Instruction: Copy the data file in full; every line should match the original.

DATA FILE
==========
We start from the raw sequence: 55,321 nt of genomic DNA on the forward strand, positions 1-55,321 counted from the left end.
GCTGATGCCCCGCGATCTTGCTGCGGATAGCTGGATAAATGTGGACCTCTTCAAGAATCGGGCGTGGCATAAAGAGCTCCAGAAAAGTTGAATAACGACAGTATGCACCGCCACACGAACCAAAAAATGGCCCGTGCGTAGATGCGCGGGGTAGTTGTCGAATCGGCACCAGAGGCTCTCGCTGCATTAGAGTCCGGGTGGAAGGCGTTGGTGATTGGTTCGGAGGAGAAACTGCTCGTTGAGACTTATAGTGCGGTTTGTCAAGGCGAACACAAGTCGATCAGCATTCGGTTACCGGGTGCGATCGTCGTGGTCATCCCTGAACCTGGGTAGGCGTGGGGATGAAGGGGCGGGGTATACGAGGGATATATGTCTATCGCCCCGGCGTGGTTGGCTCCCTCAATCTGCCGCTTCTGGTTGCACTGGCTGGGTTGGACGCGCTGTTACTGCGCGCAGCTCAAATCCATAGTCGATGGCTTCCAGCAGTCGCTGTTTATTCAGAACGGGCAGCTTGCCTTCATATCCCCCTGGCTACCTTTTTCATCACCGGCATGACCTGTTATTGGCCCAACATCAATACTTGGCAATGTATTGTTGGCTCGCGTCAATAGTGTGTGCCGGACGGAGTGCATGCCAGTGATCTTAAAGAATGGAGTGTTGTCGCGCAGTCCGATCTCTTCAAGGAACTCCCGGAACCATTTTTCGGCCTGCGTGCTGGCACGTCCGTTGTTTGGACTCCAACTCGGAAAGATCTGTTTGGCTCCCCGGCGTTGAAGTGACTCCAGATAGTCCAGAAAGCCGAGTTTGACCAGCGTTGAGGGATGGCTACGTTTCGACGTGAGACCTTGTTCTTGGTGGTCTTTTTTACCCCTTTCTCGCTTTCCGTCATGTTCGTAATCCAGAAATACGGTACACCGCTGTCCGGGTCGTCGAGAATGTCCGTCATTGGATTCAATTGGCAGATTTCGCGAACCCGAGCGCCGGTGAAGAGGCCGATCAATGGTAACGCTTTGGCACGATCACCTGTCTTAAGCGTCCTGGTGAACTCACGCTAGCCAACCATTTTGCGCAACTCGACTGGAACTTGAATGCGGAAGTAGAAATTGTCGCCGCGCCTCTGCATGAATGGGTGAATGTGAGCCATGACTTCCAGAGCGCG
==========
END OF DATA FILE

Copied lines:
We start from the raw sequence: 55,321 nt of genomic DNA on the forward strand, positions 1-55,321 counted from the left end.
GCTGATGCCCCGCGATCTTGCTGCGGATAGCTGGATAAATGTGGACCTCTTCAAGAATCGGGCGTGGCATAAAGAGCTCCAGAAAAGTTGAATAACGACAGTATGCACCGCCACACGAACCAAAAAATGGCCCGTGCGTAGATGCGCGGGGTAGTTGTCGAATCGGCACCAGAGGCTCTCGCTGCATTAGAGTCCGGGTGGAAGGCGTTGGTGATTGGTTCGGAGGAGAAACTGCTCGTTGAGACTTATAGTGCGGTTTGTCAAGGCGAACACAAGTCGATCAGCATTCGGTTACCGGGTGCGATCGTCGTGGTCATCCCTGAACCTGGGTAGGCGTGGGGATGAAGGGGCGGGGTATACGAGGGATATATGTCTATCGCCCCGGCGTGGTTGGCTCCCTCAATCTGCCGCTTCTGGTTGCACTGGCTGGGTTGGACGCGCTGTTACTGCGCGCAGCTCAAATCCATAGTCGATGGCTTCCAGCAGTCGCTGTTTATTCAGAACGGGCAGCTTGCCTTCATATCCCCCTGGCTACCTTTTTCATCACCGGCATGACCTGTTATTGGCCCAACATCAATACTTGGCAATGTATTGTTGGCTCGCGTCAATAGTGTGTGCCGGACGGAGTGCATGCCAGTGATCTTAAAGAATGGAGTGTTGTCGCGCAGTCCGATCTCTTCAAGGAACTCCCGGAACCATTTTTCGGCCTGCGTGCTGGCACGTCCGTTGTTTGGACTCCAACTCGGAAAGATCTGTTTGGCTCCCCGGCGTTGAAGTGACTCCAGATAGTCCAGAAAGCCGAGTTTGACCAGCGTTGAGGGATGGCTACGTTTCGACGTGAGACCTTGTTCTTGGTGGTCTTTTTTACCCCTTTCTCGCTTTCCGTCATGTTCGTAATCCAGAAATACGGTACACCGCTGTCCGGGTCGTCGAGAATGTCCGTCATTGGATTCAATTGGCAGATTTCGCGAACCCGAGCGCCGGTGAAGAGGCCGATCAATGGTAACGCTTTGGCACGATCACCTGTCTTAAGCGTCCTGGTGAACTCACGCTAGCCAACCATTTTGCGCAACTCGACTGGAACTTGAATGCGGAAGTAGAAATTGTCGCCGCGCCTCTGCATGAATGGGTGAATGTGAGCCATGACTTCCAGAGCGCG